Bile acid overproduction is implicated in diarrhea associated with several GI disorders such as inflammatory bowel disease (IBD) and irritable bowel syndrome (IBS). Bile acids in the ileum stimulate the expression and secretion of ileal Fibroblast Growth Factor 19 (FGF15 in mice), which circulates to the liver to suppress CYP7A1 enzyme that mediates the rate-limiting step of bile acid synthesis. Recent studies showed that the levels of FGF15/19 are decreased in mouse model of intestinal inflammation and in patients with IBD along with an increase in the rate of hepatic bile acid synthesis. These observations provided evidence for the key role of FGF15/19 in the pathogenesis of diarrhea during intestinal inflammation, albeit the mechanisms underlying this decrease are not fully understood. Our preliminary data provided evidence demonstrating a decrease in FGF15/19 expression and promoter activity by TNF suggesting a direct effect of proinflammatory cytokines on FGF15/19 expression. In this regards, dietary compounds that increase ileal FGF15/19 expression could be exploited to reduce the excessive production of bile acids. Our novel preliminary findings showed that lysophosphatidic acid (LPA), normally found in foods such as soy and egg yolk, induced the expression of FGF15/19 providing a new lead to novel therapeutic interventions to treat bile acid-induced diarrhea. Based on these data, we hypothesized that ileal FGF15/19 expression is decreased by pro-inflammatory cytokines via transcriptional mechanisms leading to subsequent increase in hepatic CYP7A1 and exacerbating diarrhea associated with intestinal inflammation. We further hypothesized that the activation of LPA-receptors in intestinal epithelial cells triggers specific signaling pathways that lead to an increase in FGF15/19 expression and could be exploited as a therapy for bile acid-induced diarrhea. The proposed studies will utilize advanced in vitro models including intestinal organoids and human epithelial Caco2 cells cultured in 3 dimensional matrigel. FGF15 knockout mice and transgenic mice with hepatic overexpression of CYP7A1 with overproduction of bile acids will be used to investigate the impact of disrupting FGF15/19-CYP7A1 axis on diarrhea and intestinal inflammation. Studies in Aim 1 will determine the molecular mechanisms involved in the inhibition of FGF15/19 by cytokines. Proposed studies in Aim 2 will investigate the mechanisms underlying the upregulation of FGF15/19 expression and secretion by LPA and determine the LPA receptor subtype involved utilizing LPA receptor knockout mice.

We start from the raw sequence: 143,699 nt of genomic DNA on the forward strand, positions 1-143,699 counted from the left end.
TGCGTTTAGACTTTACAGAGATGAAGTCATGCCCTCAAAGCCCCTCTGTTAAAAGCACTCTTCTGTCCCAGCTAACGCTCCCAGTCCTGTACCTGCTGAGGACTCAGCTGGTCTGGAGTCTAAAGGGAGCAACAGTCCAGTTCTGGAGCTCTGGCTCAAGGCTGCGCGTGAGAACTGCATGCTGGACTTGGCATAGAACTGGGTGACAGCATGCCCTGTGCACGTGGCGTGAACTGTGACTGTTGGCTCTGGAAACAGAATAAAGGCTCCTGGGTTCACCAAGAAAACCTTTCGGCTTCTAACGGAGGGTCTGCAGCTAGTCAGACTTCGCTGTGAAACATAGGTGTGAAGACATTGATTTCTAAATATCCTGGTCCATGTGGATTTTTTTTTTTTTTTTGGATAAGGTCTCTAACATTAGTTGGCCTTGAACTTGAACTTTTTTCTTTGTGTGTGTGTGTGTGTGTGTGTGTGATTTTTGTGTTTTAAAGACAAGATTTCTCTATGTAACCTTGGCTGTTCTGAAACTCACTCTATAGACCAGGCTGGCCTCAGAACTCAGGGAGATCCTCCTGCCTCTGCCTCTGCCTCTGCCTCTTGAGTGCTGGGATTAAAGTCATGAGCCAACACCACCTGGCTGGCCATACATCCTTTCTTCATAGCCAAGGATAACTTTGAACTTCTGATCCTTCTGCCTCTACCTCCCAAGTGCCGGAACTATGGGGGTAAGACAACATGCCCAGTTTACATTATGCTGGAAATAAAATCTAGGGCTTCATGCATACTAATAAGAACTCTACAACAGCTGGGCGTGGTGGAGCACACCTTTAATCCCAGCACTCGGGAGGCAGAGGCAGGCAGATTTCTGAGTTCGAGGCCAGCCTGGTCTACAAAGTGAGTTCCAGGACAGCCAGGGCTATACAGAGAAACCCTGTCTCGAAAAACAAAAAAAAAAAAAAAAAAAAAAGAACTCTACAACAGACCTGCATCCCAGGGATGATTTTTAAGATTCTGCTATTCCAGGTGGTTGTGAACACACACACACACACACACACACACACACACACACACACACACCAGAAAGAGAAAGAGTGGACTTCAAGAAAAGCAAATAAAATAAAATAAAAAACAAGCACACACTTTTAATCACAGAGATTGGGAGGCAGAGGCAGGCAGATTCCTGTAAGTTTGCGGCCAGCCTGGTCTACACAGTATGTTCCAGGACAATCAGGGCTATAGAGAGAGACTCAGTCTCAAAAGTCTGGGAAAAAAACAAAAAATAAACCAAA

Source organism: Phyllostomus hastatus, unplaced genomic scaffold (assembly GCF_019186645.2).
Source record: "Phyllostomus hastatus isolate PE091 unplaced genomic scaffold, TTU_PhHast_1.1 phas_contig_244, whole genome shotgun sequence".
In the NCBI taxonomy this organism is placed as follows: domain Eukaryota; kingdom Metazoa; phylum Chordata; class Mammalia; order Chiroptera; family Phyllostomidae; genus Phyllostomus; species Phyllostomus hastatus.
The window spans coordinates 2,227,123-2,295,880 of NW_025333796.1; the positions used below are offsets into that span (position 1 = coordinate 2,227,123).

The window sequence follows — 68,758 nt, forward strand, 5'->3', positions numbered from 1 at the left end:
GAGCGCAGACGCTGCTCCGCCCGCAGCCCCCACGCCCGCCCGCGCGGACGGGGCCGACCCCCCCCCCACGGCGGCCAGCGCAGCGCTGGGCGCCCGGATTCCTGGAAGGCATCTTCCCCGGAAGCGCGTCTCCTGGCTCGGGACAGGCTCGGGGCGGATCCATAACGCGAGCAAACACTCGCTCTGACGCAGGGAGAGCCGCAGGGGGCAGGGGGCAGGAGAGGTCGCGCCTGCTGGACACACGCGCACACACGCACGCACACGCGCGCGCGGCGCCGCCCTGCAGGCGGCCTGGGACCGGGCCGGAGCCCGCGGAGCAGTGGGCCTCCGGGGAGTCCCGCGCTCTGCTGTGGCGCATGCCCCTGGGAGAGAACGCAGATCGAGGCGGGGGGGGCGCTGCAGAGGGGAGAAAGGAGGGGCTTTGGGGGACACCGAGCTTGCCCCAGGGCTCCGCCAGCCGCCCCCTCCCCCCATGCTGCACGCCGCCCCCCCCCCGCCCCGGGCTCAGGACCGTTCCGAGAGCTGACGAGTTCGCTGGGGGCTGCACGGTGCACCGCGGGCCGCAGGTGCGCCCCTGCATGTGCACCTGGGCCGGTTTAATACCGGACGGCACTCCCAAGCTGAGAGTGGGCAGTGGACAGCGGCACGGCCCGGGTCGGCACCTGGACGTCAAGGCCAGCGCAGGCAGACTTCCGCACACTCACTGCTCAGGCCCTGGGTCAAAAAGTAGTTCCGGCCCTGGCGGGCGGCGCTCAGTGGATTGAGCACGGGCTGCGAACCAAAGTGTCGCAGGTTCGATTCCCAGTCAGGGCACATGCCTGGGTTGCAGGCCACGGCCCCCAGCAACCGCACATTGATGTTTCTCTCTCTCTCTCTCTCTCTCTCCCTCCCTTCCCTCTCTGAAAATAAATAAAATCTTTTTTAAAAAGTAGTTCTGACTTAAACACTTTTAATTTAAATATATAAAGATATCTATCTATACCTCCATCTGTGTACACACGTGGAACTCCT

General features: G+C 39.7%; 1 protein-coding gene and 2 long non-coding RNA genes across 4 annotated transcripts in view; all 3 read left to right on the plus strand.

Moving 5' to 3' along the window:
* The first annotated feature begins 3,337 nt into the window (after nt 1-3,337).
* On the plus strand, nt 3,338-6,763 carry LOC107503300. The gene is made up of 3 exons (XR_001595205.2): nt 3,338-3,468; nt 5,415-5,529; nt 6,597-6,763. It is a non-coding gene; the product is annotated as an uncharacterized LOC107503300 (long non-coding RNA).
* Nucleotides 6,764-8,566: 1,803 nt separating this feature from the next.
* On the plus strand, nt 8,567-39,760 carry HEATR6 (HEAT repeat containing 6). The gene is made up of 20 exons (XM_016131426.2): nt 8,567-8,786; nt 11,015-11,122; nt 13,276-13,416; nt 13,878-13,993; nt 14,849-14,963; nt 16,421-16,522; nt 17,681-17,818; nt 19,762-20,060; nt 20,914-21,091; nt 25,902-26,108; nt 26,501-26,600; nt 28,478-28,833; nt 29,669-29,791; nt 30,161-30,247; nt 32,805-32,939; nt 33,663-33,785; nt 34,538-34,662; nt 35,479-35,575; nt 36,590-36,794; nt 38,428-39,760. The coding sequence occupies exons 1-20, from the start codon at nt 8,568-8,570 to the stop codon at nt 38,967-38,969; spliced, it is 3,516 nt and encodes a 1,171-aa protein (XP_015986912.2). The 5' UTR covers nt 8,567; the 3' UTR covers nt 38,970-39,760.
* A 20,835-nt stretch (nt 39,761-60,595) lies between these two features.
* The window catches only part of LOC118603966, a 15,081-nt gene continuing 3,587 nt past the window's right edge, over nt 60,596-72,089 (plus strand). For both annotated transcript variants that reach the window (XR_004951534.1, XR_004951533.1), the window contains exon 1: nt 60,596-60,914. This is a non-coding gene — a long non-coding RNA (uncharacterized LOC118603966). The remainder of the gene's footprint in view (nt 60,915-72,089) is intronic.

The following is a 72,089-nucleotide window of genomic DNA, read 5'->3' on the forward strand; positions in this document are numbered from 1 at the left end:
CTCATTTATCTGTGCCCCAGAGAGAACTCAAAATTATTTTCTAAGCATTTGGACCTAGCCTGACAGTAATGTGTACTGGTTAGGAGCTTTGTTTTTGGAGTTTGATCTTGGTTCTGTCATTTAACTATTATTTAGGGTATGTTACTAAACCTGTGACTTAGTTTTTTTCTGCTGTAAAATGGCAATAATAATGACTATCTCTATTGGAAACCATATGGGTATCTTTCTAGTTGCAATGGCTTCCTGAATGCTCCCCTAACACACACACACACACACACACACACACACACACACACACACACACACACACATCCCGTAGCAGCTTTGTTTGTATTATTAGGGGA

Aim 3 is designed to investigate the effects of LPA on bile acid homeostasis and examine the contribution of disrupting ileal FGF15-hepatic CYP7A1 to diarrhea and deregulation of intestinal ion transport in mouse models of intestinal inflammation (DSS and TNBS-induced intestinal inflammation). Unraveling the molecular mechanisms controlling crosstalk between the gut and liver will provide the basis for future clinical studies to design novel therapy for bile acid-induced diarrhea.

Public Health Relevance

The increase in the amount of bile acids secreted from the liver into the intestine represents a major factor contributing to diarrhea associated with gut disorders. Bile acid production in the liver is under the control of a hormone secreted from the small intestine called FGF19. Patients with inflammatory bowel disease (IBD) have low levels of FGF19 with subsequent excessive production of bile acids that leads to harmful effects in the intestine. The studies proposed in this grant application seek to introduce new therapeutic agents that induce the expression of FGF19 to alleviate diarrhea associated with intestinal inflammation. The proposed studies are crucial to support future clinical trials to investigate the therapeutic efficacy of beneficial compounds to enhance ileal FGF19 expression and treat bile acid-induced diarrhea.

National Institute of Health (NIH)
National Institute of Diabetes and Digestive and Kidney Diseases (NIDDK)
Research Project (R01)
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Special Emphasis Panel (ZRG1)
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Perrin, Peter J
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University of Illinois at Chicago
Internal Medicine/Medicine
Schools of Medicine
United States
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